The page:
Chita, Chiṭā, Chiṭa: 9 definitions

Introduction:

Chita means something in Hinduism, Sanskrit, Marathi, biology. If you want to know the exact meaning, history, etymology or English translation of this term then check out the descriptions on this page. Add your comment or reference to a book if you want to contribute to this summary article.

Alternative spellings of this word include Chhita.

Ambiguity: Although Chita has separate glossary definitions below, it also represents an alternative spelling of the word Cita. It further has the optional forms Chitā.

Biology (plants and animals)

Source: Google Books: CRC World Dictionary (Regional names)

1) Chita in India is the name of a plant defined with Plumbago zeylanica in various botanical sources. This page contains potential references in Ayurveda, modern medicine, and other folk traditions or local practices It has the synonym Plumbago zeylanica var. glaucescens Boiss. (among others).

2) Chita in Okinawa is also identified with Ficus pumila It has the synonym Ficus repens Hort. var. lutchuensis Koidz. (etc.).

3) Chita is also identified with Ficus religiosa It has the synonym Urostigma religiosum Gasp. (etc.).

Example references for further research on medicinal uses or toxicity (see latin names for full list):

· London Journal of Botany (1848)
· Species Plantarum (1762)
· Ethnobotany (2004)
· Prodr. Fl. SW. Afr. (1967)
· Flora of Southern Africa (1963)
· Enum. Hort. Berol. Alt. (1822)

If you are looking for specific details regarding Chita, for example extract dosage, pregnancy safety, diet and recipes, side effects, chemical composition, health benefits, have a look at these references.

Biology book cover
context information

This sections includes definitions from the five kingdoms of living things: Animals, Plants, Fungi, Protists and Monera. It will include both the official binomial nomenclature (scientific names usually in Latin) as well as regional spellings and variants.

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Languages of India and abroad

Marathi-English dictionary

Source: DDSA: The Molesworth Marathi and English Dictionary

chiṭā (छिटा).—m ( H) A spot made by a body spurting or sprinkling: also a spot (upon a pearl, fruit &c.)

--- OR ---

chīṭa (छीट).—n ( H) Printed cotton or linen stuff, chintz. 2 f (Or śīṭa) Birds' dung.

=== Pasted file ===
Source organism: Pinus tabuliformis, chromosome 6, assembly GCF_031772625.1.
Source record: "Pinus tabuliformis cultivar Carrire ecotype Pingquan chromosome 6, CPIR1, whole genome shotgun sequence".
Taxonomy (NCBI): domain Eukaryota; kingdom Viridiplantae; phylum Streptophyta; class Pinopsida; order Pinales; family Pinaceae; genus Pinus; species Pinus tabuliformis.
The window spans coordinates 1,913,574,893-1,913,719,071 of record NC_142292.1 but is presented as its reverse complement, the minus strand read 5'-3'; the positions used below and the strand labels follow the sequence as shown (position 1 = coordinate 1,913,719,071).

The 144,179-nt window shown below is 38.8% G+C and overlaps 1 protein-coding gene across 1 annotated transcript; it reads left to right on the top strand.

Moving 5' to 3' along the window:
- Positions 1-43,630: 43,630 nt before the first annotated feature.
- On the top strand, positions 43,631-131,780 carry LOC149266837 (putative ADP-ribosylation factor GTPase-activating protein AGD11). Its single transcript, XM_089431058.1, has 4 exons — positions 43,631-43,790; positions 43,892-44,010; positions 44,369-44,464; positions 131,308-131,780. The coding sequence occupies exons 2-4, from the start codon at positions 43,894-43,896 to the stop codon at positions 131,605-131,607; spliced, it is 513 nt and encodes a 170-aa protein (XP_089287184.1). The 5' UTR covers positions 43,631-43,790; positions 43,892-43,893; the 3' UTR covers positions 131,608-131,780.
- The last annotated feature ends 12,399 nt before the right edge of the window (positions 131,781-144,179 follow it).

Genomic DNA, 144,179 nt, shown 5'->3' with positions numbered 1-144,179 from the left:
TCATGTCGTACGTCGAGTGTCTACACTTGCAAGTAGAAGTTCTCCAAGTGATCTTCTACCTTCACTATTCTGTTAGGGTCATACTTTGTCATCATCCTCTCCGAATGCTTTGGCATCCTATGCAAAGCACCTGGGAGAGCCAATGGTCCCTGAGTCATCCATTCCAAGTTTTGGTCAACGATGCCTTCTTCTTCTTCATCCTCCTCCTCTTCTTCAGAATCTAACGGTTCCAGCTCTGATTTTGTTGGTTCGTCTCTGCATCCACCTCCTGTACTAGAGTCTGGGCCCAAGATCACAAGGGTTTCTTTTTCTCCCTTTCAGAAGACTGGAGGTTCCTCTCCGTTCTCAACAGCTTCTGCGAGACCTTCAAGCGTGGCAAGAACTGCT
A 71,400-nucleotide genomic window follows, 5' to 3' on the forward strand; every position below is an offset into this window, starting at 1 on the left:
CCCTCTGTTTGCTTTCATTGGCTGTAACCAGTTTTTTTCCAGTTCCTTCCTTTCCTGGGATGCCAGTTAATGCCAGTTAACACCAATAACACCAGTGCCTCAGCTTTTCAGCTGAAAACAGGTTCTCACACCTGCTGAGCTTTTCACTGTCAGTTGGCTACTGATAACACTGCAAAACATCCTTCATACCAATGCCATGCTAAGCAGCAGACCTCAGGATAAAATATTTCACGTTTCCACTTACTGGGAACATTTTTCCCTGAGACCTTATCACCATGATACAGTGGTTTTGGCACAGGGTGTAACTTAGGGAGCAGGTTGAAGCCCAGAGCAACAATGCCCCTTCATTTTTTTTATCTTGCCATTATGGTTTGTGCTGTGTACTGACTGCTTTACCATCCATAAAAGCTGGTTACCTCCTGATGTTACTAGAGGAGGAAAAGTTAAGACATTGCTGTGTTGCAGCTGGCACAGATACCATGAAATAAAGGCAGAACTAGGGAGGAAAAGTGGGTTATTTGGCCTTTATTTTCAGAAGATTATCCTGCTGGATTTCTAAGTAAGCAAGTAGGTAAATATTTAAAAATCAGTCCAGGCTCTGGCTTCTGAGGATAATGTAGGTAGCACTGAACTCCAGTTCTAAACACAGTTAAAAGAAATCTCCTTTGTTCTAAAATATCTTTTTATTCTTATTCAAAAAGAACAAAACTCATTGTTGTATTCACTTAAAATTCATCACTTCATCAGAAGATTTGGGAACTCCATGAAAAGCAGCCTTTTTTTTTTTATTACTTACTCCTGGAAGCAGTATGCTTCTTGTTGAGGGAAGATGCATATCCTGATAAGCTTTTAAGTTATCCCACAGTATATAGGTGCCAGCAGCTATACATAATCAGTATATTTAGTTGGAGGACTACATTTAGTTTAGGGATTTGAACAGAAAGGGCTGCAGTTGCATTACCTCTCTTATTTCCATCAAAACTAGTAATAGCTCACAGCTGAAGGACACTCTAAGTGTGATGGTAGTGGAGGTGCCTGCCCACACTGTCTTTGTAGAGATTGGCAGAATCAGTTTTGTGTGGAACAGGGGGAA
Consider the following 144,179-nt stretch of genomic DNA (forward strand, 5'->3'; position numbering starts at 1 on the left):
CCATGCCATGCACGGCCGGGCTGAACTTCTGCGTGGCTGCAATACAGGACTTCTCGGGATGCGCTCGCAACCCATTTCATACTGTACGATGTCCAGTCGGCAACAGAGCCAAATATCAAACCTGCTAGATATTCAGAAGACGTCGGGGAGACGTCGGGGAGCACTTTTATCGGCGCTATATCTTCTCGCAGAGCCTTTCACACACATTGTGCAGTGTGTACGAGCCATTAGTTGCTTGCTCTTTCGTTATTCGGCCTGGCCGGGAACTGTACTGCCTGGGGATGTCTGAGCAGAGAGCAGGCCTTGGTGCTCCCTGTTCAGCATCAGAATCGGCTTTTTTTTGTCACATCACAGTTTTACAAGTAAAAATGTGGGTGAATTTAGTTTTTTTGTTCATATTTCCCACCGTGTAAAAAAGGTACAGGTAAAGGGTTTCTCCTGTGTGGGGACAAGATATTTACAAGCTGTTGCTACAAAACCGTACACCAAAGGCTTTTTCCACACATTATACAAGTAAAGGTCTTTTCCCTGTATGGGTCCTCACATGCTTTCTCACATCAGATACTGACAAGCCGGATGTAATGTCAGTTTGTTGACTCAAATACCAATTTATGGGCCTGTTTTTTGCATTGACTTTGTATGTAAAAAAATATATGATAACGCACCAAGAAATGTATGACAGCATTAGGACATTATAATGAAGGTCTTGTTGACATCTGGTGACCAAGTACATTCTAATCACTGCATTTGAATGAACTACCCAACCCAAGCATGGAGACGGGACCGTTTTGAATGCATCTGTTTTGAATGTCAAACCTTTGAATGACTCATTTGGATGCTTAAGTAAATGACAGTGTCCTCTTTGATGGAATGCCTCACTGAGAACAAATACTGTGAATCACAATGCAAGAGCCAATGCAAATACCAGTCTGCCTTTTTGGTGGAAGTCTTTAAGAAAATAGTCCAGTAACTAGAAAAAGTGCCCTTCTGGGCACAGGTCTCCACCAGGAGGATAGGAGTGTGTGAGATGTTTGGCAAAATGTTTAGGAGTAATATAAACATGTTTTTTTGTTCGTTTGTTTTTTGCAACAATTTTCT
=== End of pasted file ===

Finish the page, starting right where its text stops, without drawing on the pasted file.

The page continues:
Source: DDSA: The Aryabhusan school dictionary, Marathi-English

chīṭa (छीट).—n Printed cotton or linnen stuff, chintz. Birds' dung.

context information

Marathi is an Indo-European language having over 70 million native speakers people in (predominantly) Maharashtra India. Marathi, like many other Indo-Aryan languages, evolved from early forms of Prakrit, which itself is a subset of Sanskrit, one of the most ancient languages of the world.

Discover the meaning of chita in the context of Marathi from relevant books on Exotic India

Sanskrit dictionary

Source: DDSA: The practical Sanskrit-English dictionary

Chita (छित).—a. See छात (chāta).

Source: Cologne Digital Sanskrit Dictionaries: Shabda-Sagara Sanskrit-English Dictionary

Chita (छित).—mfn.

(-taḥ-tā-taṃ) Cut, divided. E. cho to cut, affix kta deriv. irr.

Source: Cologne Digital Sanskrit Dictionaries: Monier-Williams Sanskrit-English Dictionary

1) Chita (छित):—a See √cho.

2) [from cho] b mfn. cut off cut, divided, [cf. Lexicographers, esp. such as amarasiṃha, halāyudha, hemacandra, etc.]

Source: Cologne Digital Sanskrit Dictionaries: Yates Sanskrit-English Dictionary

Chita (छित):—[(taḥ-tā-taṃ) p.] Cut, divided.

[Sanskrit to German]

Chita in German

context information

Sanskrit, also spelled संस्कृतम् (saṃskṛtam), is an ancient language of India commonly seen as the grandmother of the Indo-European language family (even English!). Closely allied with Prakrit and Pali, Sanskrit is more exhaustive in both grammar and terms and has the most extensive collection of literature in the world, greatly surpassing its sister-languages Greek and Latin.

Discover the meaning of chita in the context of Sanskrit from relevant books on Exotic India

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